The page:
home appraisal process

What Every Seller Needs to Know About the Home Appraisal Process

Determining the value of a property before putting it on the market is a notoriously complicated process, which can be done in a variety of ways.

Many home sellers use online home value estimators like Value Our House or Lendi to get an approximate idea of what their property might be worth, but realise soon enough that an estimate is not always a guarantee of what a home will ultimately sell for. This is, of course, due to the unpredictable nature of the property market, both local and international.

Typically, the real estate agent who is helping you sell your property will do a comparative market analysis of properties similar to your own in the same suburb or city.

By looking at the type of property you’re selling, it’s size and features, the suburbs and local area, the property’s interior and exterior features, yard features and the mechanics and style of the property, and then comparing these to similar properties in the city or suburb, your real estate agent will be able to make an accurate, fair and attainable estimate of what your home is likely to sell for.

This is not to say that your property will eventually sell for the price you and your real estate agent estimate. Conducting a home appraisal can even more accurately estimate of how much you should ask for your property.

Why Do You Need a Top Market Value Appraisal?

While a comparative market analysis, done by an experienced and qualified real estate agent is a good place to start, you’ll be protecting yourself and guaranteeing you get the price you want by employing a professional home appraiser to determine the appraised value of the property before finalising a selling price with your real estate agent.

Home sellers should note that there is a difference between the assessed and appraised value of a property. The assessed value of a property refers to the tax value of said property, but the appraised value is only determined when a professional appraiser has taken a keen look at the features of the property, taking into consideration the size of the property, its type of construction, its location, its condition, as well as recent sales of comps within the vicinity of the property.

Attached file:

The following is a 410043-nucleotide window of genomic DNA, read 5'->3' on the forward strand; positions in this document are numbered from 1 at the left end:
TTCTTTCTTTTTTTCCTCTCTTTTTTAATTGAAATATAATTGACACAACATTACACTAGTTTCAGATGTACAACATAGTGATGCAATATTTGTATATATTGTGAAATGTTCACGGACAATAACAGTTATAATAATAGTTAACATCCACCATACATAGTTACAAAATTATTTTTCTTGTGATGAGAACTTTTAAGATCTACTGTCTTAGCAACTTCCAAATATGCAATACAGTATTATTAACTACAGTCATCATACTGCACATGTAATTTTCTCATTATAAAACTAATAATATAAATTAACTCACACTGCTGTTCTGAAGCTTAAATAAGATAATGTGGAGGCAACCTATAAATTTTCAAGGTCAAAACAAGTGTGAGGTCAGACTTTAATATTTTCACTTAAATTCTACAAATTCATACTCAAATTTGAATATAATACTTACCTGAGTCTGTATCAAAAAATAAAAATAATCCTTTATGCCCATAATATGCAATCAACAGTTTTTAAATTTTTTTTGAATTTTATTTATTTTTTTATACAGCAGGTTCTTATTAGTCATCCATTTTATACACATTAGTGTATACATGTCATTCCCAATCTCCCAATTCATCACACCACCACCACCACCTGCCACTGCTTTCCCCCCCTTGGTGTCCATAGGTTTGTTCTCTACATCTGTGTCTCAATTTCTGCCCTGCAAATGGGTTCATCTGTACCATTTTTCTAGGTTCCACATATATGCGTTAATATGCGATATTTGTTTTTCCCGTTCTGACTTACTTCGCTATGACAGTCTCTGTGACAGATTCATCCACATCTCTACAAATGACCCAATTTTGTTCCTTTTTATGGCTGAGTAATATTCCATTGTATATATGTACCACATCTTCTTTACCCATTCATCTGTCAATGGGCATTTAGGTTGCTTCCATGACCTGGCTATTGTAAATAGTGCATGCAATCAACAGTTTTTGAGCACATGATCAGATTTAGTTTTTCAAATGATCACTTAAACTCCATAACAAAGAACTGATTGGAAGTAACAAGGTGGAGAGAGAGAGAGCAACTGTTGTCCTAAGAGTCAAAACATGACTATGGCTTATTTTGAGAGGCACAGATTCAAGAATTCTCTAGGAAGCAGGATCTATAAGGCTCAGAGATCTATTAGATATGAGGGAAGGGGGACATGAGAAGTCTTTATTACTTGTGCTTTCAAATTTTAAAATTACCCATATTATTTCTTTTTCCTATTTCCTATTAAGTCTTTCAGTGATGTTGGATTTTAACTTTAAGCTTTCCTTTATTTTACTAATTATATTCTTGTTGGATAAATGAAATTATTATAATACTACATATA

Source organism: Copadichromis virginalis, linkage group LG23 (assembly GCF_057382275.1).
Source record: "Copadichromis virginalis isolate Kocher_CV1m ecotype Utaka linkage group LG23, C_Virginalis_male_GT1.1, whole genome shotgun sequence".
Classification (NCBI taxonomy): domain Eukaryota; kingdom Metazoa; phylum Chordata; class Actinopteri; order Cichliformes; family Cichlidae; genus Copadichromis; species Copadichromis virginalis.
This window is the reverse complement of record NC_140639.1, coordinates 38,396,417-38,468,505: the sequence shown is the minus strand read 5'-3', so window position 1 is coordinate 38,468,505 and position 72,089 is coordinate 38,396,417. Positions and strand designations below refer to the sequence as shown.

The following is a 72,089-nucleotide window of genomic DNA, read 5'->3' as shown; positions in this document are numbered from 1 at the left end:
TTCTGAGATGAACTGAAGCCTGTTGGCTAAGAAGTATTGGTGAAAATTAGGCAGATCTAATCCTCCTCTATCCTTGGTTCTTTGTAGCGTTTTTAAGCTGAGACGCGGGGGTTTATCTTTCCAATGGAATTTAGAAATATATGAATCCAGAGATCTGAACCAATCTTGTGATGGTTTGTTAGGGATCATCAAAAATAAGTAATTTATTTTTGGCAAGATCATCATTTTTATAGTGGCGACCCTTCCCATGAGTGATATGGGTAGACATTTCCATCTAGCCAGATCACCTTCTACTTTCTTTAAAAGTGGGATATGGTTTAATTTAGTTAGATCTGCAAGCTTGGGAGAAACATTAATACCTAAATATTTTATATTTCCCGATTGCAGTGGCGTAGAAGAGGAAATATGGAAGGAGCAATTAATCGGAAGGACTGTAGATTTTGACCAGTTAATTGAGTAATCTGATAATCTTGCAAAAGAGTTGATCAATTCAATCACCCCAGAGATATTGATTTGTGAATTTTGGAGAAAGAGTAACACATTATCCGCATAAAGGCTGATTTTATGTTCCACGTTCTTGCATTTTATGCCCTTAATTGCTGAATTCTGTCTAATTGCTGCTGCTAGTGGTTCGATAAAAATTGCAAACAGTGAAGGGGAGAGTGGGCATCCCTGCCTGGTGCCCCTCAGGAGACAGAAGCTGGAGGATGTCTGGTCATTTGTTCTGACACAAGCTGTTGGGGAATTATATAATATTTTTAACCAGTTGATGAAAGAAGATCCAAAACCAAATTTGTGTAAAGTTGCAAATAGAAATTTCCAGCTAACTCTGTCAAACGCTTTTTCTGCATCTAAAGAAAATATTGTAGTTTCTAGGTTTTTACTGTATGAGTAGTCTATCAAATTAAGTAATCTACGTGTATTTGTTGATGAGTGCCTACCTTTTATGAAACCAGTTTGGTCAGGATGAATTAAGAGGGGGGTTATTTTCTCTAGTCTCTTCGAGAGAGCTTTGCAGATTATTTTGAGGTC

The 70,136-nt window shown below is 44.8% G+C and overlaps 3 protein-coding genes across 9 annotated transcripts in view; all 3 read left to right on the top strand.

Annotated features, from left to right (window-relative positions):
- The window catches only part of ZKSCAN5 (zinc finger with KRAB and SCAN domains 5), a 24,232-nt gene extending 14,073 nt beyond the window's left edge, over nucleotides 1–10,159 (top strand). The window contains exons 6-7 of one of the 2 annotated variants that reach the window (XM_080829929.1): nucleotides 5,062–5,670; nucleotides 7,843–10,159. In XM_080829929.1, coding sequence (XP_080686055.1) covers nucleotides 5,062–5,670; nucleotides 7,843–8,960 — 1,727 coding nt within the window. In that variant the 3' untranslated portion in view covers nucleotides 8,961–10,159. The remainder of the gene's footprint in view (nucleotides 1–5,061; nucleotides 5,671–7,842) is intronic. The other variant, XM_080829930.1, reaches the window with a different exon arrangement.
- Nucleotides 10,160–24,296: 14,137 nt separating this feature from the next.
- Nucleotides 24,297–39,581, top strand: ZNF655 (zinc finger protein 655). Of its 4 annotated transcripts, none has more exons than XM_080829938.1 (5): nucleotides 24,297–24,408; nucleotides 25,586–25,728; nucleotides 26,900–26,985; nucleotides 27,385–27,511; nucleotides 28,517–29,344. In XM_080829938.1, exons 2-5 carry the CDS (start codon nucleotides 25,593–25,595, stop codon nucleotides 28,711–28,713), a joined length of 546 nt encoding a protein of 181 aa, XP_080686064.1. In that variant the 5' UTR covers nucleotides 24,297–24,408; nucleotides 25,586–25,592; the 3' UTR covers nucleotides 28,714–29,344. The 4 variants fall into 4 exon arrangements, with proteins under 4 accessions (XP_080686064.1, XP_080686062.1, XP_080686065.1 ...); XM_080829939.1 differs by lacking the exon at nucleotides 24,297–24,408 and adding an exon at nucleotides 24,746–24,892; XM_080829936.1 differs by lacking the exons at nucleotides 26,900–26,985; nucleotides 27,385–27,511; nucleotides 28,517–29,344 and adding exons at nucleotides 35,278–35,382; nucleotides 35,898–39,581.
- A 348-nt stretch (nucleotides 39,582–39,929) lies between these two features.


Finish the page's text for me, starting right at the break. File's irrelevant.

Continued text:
The appraised value of the home (also known as its market value) may differ or may be the same as its assessed value, and this often depends on how recently the property assessment was done – assessments are usually conducted on a one to three-year cycle. Sellers must keep in mind that the sale of comparable properties in the area will certainly have an influence on what value the home appraiser assigns to their property, as previous sales in the city or suburb are used as a barometer for banks and other lenders, protecting them against artificially inflated home prices.

A potential buyer may well be willing to pay the price set by the home seller, but the institution they are using to finance the home may not want to lend the same amount to the buyer if it differs too much from the estimated value of comparable properties in the city or suburb. This is exactly why doing a home appraisal before even setting a selling price on your property can save a lot of hassle later in the selling process.

At what point does the home appraisal process actually happen?

Buyers often request a home appraisal after the purchase agreement – this is a contract, setting out the terms of the sale determined by the seller and the buyer. Many buyers even include appraisal contingency clause in the purchase agreement, stipulating that ownership will only officially be transferred to the buyer following a home appraisal.

For example, appraisal contingencies may specify that the buyer is allowed to negotiate about the price, should the home appraiser find that the property is worth less than price agreed upon by the buyer and the seller in the purchase agreement.

Home sellers will benefit by ordering a home appraisal of their own before deciding on a selling price for their property. The benefits for sellers are twofold: it saves the seller from having to renegotiate a sale (or risk losing a sale altogether) and it also sets the minds of buyers at ease that the seller is not trying to swindle them with ridiculous prices.

Still, sellers should have no doubt that the prospective homebuyer will have a home appraisal done before ownership of the property is officially transferred, so there is no use in trying to sell at a price that is too high.

What’s the difference between a home appraisal and a home inspection?

The key difference between a home inspection and a home appraisal relates to the purpose of each of these two types of evaluation.